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Man’s Game, Rich

The Dodgers don’t lose. They really don’t, so when they do, it’s noticeable. And last night it was brutal. Absolutely brutal. Not just for the Dodger players, or Dodger fans, but for anyone with a soul.

Last September, Dodger pitcher Rich Hill had a no-hitter through seven innings, but manager Dave Roberts removed him with the no-hitter intact because of a concern about developing blisters. It was an excruciating decision for the manager and the pitcher. That was history in the making. How many other chances would he ever get to throw a no hitter? Turns out, he’d get at least one more.

Last night in Pittsburgh, Rich Hill was masterful and ruthlessly efficient, throwing just 87 pitches to get through the first eight innings without letting anyone on base. This is a guy who didn’t start a major league game from 2009 to 2015. If anyone deserved a Hollywood moment, it was Rich Hill. And last night had all the makings of just that Hollywood moment, even down to Chase Utley picking him up with an incredible defensive play.

Every perfect game or no-hitter seems to have that one moment a fielder makes a spectacular play to pick up the pitcher, so when Utley did that, it was on. Hill took a perfect game into the 9th inning and then, Logan Forsythe, playing third in place of Justin Turner, was eaten up by the ball. Error. Perfect game over. No matter. Hill kept rolling and got out of the 9th inning with the no-hitter intact.

One problem. While Rich Hill was no-hitting the Pirates, the Dodgers were effectively no-hitting themselves. Well, no-scoring themselves is more accurate. Because they had plenty of hits, eight to be exact, and four walks, but no runs to show for it.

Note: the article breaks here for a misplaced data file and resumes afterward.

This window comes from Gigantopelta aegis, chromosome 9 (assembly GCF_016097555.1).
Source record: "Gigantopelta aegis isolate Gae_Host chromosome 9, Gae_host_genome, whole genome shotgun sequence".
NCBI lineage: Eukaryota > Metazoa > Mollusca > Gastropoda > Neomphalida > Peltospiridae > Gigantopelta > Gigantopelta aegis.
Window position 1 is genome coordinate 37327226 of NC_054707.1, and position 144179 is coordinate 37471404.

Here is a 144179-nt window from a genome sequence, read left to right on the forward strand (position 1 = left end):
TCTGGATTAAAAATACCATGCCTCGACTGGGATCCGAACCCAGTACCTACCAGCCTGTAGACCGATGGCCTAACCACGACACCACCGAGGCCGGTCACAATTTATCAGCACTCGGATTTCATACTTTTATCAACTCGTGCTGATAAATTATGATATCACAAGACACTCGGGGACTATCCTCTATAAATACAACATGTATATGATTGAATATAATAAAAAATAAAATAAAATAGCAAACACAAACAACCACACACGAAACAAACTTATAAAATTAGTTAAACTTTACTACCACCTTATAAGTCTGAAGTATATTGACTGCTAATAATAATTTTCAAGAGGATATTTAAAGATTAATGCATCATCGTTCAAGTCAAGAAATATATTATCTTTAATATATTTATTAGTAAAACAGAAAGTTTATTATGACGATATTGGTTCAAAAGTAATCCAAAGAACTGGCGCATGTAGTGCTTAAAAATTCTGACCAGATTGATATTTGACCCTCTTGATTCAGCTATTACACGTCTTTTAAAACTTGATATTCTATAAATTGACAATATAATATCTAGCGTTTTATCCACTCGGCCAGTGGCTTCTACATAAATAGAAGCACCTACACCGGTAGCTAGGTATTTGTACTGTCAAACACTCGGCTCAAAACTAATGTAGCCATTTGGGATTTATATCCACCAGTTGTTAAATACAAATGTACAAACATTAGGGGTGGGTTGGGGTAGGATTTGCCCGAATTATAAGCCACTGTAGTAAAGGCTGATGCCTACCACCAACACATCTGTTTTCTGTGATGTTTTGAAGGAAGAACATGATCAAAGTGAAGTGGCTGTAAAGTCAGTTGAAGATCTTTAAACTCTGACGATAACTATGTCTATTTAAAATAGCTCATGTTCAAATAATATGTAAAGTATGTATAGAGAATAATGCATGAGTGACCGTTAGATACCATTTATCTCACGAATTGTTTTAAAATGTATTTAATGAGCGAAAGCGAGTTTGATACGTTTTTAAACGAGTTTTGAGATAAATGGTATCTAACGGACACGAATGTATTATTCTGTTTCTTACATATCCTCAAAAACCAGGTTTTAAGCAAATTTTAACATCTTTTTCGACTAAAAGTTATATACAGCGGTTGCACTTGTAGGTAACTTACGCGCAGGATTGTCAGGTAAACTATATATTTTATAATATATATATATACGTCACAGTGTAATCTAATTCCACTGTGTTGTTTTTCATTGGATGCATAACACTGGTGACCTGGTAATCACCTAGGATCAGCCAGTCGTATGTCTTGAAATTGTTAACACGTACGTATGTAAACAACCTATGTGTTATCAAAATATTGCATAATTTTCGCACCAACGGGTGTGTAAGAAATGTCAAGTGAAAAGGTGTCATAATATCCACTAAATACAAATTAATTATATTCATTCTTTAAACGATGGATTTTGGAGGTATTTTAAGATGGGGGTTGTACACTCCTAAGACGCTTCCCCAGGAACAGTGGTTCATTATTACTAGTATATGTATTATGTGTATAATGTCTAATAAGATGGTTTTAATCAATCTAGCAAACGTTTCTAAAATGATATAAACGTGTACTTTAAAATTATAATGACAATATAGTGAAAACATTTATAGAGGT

Which is why the game went to the 10th inning. And then this happened in the bottom of the 10th on the fourth pitch to Josh Harrison.

Perfect game spoiled by an error. No-hitter spoiled by a walk off bomb. Not only does Rich Hill not get the perfect game, he doesn’t get the no-hitter, and he gets a loss. That’s a truckload of salt in the wound. He did make history, though, as the first pitcher in history to lose a no-hitter on a walkoff homer. And his teammates were gutted for him.

Austin Barnes: “It hurts.”

Corey Seager: “I really don’t have the words for that. It just sucks that we couldn’t do that for him.”

Saying something sucks is not a take, but that sucks. That really, really sucks. Yes, he went 9 no-hit innings, so some folks might want to call that a no-hitter, but it’s not. And Rich Hill doesn’t strike me as the kind of guy who’d want to count it that way either. “If I said that’s baseball, it’s cliché, but that’s the way the game is. That’s why it’s fun.”

Fun? That was painful, but not for Hill, who has been through far, far worse in his life. And he wasn’t looking to blame anyone other than himself. “It falls on me, on this one. One bad pitch.”

I could argue that it was on the Dodgers hitters, who picked the worse time ever to go silent, leaving 11 guys on base when just one run at any point in the first nine innings would’ve been enough for Hill to make history. But Hill’s not hearing any of that. Because that’s Rich Hill.

This guy had a chance at a no-hitter ripped from him last year by his manager, and less than a year later, lost a perfect game in the 9th and a no-hitter on a walkoff and he’s acting like it’s no big thing. Most people in his shoes would be raging. Or crying. Or both. But he took it like he was told the restaurant’s out of Earl Grey and they only have English Breakfast.

If you were looking for Rich Hill to make it about Rich Hill, you were begging. There’s no way that guy is going to make it about himself, or feel sorry for himself. Instead, he wanted to talk about Utley’s play in the field or how he’d changed his mechanics. Or just about getting ready for the next game.

“I try to keep everything as simple as possible and don’t think of it as bigger than it is. We lost a ballgame. We have something bigger than any individual going on here. We’re in it for the delayed gratification, not the instant gratification.” Respect. Not just for the game that he pitched, but how he handled what came after.

Man’s game, Rich.

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